FWL: I think the Arthur Russell music does that too. And the paintings in the opening credits.
FWL: Like some kind of "where we are now" in Gay New York. We are gay, we are artists!
FWL: Give me Paris is Burning over this any day, people.
FWL: Oh, by the way, I'm turning this into a blog post. It's really long, though.
zenokb: It can't be more tedious than that movie was.

Wednesday, September 19, 2012

I've been seeing a lot of movies lately

in part to weather the September heat. Luckily the new Sundance Cinemas has a nice lobby and I can get there early and camp out with a cup of coffee and my journal before heading in. I saw two movies there; one of which I won't mention (the AC was great!), the other was Beauty is Embarrassing, a docu recommended by my friend Katherine. The movie's about Wayne White, who is a sweetheart and wants you to do what you love. It's mighty empowering and has great puppets.



I was going to post about other movies but I started watching more Wayne White videos instead.






Monday, September 10, 2012

I just want to put on a cardigan

and drink some moonshine out of a Mason jar after seeing Lawless last night. I enjoyed it, particularly the hillbilly extras in various scenes; it has some great old southern ladies in it.

The music is nice too; the good news in hiring a rock star like Nick Cave to write your script is he can also sing for the movie and do all the music. And the "White Light/White Heat" covers are a cool touch.

The only time I really got taken out of the proceedings was a female vocalist singing over a major event in the center of the movie. It's all very intense and sad and attractive and I sat there for like a minute thinking, WHOSE SONG IS THIS? I KNOW THIS DAMN SONG! before realizing it's Grandaddy. And then I thought, AWW I MISS GRANDADDY! WHATEVER HAPPENED TO THEM? WAIT, AREN'T THEY BACK TOGETHER? I WONDER IF THEY'LL RELEASE A NEW ALBUM.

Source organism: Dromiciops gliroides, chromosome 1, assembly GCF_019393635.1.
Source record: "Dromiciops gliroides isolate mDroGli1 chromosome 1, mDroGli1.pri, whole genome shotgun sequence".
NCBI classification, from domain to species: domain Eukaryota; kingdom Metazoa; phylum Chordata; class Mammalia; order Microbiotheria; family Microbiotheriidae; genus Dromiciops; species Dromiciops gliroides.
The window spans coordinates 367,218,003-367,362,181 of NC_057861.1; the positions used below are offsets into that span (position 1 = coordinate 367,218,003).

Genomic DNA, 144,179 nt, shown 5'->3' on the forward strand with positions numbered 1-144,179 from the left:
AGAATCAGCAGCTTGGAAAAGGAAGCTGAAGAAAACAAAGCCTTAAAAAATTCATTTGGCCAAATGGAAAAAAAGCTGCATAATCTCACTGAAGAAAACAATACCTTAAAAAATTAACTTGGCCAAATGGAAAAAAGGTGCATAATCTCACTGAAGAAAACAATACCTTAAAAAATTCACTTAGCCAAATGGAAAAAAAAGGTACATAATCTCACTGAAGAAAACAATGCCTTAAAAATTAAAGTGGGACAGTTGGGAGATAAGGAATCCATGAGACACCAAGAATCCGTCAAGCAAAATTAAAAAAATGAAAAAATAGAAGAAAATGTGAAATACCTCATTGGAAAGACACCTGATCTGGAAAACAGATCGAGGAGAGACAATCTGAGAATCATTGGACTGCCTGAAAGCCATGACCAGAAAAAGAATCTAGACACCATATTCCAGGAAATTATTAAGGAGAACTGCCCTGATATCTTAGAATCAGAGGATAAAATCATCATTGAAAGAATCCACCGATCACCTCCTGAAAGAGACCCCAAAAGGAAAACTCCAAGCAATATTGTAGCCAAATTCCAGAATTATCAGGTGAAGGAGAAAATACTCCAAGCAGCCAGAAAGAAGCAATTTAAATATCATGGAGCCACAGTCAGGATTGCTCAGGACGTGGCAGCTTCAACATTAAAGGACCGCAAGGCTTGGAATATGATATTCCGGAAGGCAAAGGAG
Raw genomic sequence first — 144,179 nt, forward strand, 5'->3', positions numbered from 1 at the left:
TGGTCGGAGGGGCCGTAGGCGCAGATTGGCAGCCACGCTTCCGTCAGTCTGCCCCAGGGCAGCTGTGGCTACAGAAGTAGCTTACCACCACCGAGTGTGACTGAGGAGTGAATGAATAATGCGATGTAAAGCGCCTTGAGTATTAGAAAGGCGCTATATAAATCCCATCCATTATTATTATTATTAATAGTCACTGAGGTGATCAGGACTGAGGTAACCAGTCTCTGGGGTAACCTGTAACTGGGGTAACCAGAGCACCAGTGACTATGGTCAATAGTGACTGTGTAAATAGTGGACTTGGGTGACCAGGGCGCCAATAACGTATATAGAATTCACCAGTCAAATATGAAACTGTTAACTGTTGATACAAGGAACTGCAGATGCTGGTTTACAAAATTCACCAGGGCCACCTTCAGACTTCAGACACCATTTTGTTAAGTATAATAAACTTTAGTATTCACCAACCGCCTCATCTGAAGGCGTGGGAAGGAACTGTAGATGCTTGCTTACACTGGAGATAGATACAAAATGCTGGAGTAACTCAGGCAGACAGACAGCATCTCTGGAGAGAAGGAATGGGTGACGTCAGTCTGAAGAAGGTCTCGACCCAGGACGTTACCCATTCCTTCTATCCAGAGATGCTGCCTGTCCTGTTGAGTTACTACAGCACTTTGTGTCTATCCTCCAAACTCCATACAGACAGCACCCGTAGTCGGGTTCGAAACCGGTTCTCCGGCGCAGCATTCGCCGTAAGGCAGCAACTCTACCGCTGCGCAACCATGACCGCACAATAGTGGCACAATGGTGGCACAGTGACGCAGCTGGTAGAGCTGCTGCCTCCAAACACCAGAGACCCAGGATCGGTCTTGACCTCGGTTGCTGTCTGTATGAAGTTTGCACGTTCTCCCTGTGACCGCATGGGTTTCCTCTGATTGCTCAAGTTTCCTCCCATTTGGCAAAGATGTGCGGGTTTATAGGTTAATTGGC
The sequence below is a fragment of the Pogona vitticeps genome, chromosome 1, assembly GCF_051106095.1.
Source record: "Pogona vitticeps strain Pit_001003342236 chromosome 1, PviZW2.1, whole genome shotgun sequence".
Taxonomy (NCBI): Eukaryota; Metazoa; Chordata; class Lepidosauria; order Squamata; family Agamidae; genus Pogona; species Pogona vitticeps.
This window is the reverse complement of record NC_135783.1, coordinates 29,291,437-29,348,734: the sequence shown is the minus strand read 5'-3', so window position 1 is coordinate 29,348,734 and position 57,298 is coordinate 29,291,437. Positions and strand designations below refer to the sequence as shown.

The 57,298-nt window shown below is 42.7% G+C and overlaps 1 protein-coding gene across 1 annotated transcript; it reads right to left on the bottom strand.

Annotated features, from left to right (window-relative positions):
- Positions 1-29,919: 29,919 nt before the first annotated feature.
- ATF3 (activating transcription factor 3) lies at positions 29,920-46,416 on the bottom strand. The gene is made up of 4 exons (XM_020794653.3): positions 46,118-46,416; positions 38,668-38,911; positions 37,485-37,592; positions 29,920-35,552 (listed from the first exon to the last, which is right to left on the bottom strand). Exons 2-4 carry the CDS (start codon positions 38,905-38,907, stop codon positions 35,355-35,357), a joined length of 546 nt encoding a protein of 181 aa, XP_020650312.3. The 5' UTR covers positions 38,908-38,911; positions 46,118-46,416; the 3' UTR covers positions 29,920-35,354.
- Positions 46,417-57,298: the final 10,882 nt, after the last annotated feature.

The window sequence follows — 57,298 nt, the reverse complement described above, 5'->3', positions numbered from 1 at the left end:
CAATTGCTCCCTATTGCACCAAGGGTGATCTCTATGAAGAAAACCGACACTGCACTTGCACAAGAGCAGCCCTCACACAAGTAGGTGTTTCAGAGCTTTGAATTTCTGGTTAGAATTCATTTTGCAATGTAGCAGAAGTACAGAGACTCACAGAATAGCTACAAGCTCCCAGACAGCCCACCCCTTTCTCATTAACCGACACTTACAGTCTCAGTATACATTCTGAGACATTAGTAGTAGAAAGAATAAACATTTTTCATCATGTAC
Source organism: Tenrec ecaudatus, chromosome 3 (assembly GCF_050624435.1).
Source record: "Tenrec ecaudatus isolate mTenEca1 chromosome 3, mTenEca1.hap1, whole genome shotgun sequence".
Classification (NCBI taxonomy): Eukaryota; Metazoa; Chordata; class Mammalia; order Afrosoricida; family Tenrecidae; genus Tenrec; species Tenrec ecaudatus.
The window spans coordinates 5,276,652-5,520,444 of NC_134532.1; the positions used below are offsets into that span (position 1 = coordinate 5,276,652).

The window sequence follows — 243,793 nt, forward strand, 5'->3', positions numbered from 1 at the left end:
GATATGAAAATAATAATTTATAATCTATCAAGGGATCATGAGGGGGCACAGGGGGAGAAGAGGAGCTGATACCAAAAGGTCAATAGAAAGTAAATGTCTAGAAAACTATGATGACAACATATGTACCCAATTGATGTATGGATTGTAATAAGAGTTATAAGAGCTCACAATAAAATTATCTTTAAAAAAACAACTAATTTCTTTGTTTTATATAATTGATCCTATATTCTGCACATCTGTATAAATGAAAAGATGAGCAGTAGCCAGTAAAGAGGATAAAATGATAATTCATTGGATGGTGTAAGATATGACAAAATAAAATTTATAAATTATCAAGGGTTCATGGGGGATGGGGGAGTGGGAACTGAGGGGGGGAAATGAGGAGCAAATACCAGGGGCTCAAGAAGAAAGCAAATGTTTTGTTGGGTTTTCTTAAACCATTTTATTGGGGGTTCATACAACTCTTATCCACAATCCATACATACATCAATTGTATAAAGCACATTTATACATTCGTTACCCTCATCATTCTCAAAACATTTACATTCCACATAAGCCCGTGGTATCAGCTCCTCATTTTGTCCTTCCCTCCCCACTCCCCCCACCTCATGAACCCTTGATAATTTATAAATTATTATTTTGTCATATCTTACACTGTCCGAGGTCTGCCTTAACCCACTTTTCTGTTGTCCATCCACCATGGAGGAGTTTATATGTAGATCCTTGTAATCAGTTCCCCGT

Anyway, here's their version of the song.



I discovered them when they opened for Elliott Smith the only time I ever saw him play. So there's another connection. All things rattling around in my head during one of the more nerve-wracking moments of the film. But it's nice to be reminded of these things.

Ugh, and I just realized they played the Wiltern last month and I missed it. Drat.



Saturday, September 08, 2012

I went on an experimental film

Youtube bender yesterday. It began with a tweet about Dirty Projectors new video, Hi Custodian, a long-form video featuring the songs from their incredible new album, Swing Lo Magellan. David Longstreth tweeted soon after that we should watch with headphones, so take that into consideration.



The video looks great, but my reaction to it was unusual, in that its images kind of rattled my attitude towards the music on the album. I've been listening to it more or less non-stop this summer, and it's not as if I've created some kind of visual diary of the songs, but I guess I'm just unused to music videos anymore. I found Longstreth's collection of images jarring (not necessarily in a bad way), even though I've seen their videos before and Hi Custodian is definitely of a piece with the rest of them. I was struck by how different things are from the 80s and 90s in this regard. There are certain songs I can't even think of without remembering their videos, so it's nice now to get the chance to let music capture my imagination before any narratives or surreal films are imposed on the experience.

And I have no idea if Longstreth has even seen a James Broughton film, but I'm all about making connections, so it was fun to see this article land in my inbox about the boho/hippie/poet/experimental filmmaker.


His story's marvelous; among all of his accomplishments in writing and film he made time to have an affair with Harry Hay and father a child with Pauline Kael. And become a charter member of The Sisters of Perpetual Indulgence. He's a true California original, and I ended up on a Youtube binge watching a bunch of his short films.

The Bed is his most famous movie, very Summer of Love and full of charming nudity. There's about 6 minutes of it on Youtube--



I also liked This is It for his darling toddler son Orion all gurgly and chasing after a ball.



And all of this Broughton activity is in advance of a new documentary about him called Big Joy. It's scheduled for release next year. Looks like a must-see.




Thursday, September 06, 2012

I love folksy Clinton best

I wish I'd kept a count of the number of times he said "y'all" and "fixin to" in his DNC speech last night. The "I'm just an ol' country boy from Arkansas" line made me laugh out loud.